Rhetoric is Easy; Governing is Difficult

Texas Sen. Ted Cruz is a veritable rock star among Republican base voters, as evidenced by his reception at the recent Western Republican meetings in Salt Lake City. Cruz can toss out the red meat and work up a crowd with the best of them. Lots of conservative Republicans would like him to run for president, and they might get their wish.

Cruz, of course, has no real chance of being elected president of the United States. Democrats would love for him to be the nominee because Hillary Clinton would cruise to victory. Cruz can excite the Republican base, but he would bomb with mainstream voters.

Cruz illustrates the gulf between conservative Republican rhetoric and the realities of governing in America today. Personally, I agree with Cruz on most of his goals. I believe the federal government has become too big, too expensive and too centralized. I believe taxes are too high and stifling regulations are out of control. I believe we must get control of deficits and entitlement spending. I believe the budget should be balanced.

But I differ with Cruz in how we reach those objectives. His rhetoric makes it sound simple and easy. Elect conservative Republicans and they’ll turn things around in a hurry. In reality, dismantling the welfare state will take many years and will be excruciatingly difficult. I wish we could do it quickly, but we can’t. It has taken many decades to get into this mess and if anyone tries to move too fast, they will rapidly lose public support. So many people are dependent on so many government programs that it would be enormously wrenching to society to abruptly cut taxes, eliminate programs, reduce entitlement payments and balance the budget.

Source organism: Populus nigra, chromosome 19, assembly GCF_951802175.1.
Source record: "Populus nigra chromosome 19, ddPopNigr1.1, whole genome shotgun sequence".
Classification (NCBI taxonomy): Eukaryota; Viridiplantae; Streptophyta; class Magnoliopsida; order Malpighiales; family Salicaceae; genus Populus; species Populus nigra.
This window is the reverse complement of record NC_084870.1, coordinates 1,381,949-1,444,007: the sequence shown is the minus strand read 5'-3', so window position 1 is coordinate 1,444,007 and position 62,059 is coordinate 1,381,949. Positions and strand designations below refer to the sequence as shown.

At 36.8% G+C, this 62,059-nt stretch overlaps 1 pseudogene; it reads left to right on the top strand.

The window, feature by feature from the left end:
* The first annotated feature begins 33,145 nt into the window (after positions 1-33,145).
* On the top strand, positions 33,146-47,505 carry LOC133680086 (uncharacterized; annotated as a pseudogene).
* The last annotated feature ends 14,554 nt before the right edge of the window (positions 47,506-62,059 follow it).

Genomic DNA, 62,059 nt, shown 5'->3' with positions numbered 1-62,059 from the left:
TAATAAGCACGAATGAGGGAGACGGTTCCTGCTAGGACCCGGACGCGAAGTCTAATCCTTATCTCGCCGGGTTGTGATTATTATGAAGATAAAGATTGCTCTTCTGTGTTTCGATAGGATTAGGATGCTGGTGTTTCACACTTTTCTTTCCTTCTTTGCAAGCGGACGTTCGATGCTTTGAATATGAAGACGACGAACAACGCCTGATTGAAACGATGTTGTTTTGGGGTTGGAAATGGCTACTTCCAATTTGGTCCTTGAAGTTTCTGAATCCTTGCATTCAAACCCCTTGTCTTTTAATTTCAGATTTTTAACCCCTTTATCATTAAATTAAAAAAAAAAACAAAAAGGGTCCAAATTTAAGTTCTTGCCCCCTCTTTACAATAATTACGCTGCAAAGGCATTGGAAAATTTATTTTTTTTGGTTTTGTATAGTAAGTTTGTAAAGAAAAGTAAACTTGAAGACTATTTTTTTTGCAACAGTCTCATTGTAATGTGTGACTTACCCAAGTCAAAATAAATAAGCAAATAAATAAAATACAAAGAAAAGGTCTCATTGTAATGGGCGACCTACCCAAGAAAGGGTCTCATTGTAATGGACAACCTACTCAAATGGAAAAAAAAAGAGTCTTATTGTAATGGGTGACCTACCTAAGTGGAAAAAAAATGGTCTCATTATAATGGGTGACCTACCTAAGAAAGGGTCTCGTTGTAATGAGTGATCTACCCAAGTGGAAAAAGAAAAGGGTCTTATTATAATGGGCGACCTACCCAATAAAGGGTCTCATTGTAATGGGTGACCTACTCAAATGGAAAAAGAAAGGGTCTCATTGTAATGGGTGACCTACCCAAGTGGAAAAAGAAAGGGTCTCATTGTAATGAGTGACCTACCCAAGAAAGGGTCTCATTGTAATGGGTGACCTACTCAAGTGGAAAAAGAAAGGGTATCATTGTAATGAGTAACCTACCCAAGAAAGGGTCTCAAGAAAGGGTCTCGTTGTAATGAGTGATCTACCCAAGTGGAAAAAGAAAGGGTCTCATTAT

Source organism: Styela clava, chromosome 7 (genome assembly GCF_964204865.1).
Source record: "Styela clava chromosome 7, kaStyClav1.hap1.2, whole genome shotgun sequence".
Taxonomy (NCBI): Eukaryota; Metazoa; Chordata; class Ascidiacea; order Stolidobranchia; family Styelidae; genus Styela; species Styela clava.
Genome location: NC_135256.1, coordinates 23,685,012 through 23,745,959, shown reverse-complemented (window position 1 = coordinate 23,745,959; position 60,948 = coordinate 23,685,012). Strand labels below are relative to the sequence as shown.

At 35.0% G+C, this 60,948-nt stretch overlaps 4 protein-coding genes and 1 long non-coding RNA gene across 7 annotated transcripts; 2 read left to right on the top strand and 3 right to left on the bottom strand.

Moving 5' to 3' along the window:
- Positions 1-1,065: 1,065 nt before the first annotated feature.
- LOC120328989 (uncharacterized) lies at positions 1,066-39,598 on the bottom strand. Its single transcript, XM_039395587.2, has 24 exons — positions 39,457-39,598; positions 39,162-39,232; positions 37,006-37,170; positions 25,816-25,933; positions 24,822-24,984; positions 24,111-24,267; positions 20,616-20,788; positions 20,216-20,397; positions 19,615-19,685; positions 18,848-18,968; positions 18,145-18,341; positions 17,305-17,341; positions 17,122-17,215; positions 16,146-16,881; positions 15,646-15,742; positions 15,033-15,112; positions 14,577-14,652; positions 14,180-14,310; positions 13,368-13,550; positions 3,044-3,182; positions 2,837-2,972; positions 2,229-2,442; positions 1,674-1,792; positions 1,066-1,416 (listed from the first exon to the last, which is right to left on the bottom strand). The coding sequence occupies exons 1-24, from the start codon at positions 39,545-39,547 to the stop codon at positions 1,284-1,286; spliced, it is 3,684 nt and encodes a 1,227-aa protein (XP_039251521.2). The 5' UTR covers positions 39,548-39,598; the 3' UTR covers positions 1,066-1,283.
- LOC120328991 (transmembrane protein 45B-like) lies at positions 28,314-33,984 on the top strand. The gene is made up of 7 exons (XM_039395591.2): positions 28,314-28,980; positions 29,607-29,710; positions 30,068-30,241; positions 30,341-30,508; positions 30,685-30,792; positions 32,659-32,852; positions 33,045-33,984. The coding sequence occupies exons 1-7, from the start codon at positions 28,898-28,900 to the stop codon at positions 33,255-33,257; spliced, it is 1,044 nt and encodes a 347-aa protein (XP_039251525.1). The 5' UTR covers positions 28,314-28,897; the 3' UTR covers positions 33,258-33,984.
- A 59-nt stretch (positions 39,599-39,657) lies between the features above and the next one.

I devoutly hope Republicans take over the entire government in 2016. However, if they do, they have to govern. And that presents enormous problems. Conservative Republicans have raised expectations with the base that they’re going to dismantle the welfare state, drastically cut taxes, and quickly balance the budget. If they don’t do it, the base will be angry.

But if they take aggressive action they will alienate the majority of voters and be unceremoniously voted out of office in the next few elections. Most citizens will rebel against drastic changes. Turning the country around has to be done gradually.

Look at what happened to Democrats after Obama was elected in 2008. They controlled the entire government. They quickly overreached. They passed Obamacare. They passed an enormous stimulus program, throwing money at every liberal program they could think of. They racked up enormous debt.

And that caused the rise of the Tea Party in 2010 and Democrats suffered an enormous humiliation at the polls, with Republicans taking control of the House and making up considerable ground in the Senate.

Republicans probably would have won control of the Senate outright over the next couple of elections if they hadn’t nominated far-right candidates in a number of races.

I support Republicans holding firm against more big-government spending. And I understand why Democrats won’t support drastic cuts in the safety net system. But between those two positions is plenty of room for compromise. Responsible tax reform could be revenue neutral, but eliminate tax breaks and subsidies and reduce rates. Entitlement spending could be slowed gradually, not hurting anyone currently receiving benefits. The budget can be balanced over time, bolstered by an improved economy with pro-growth policies. It’s insane that we don’t pass comprehensive immigration reform. If we did those things the economy would take off and many more Americans would find jobs.

So Cruz and other conservative Republicans need to talk more realistically about what’s possible and the difficulty of the road ahead. They shouldn’t rev up the Republican base at the cost of scaring middle class America.

I hope Republicans win the government. But we need to prepare for that day by being a lot more realistic in our rhetoric.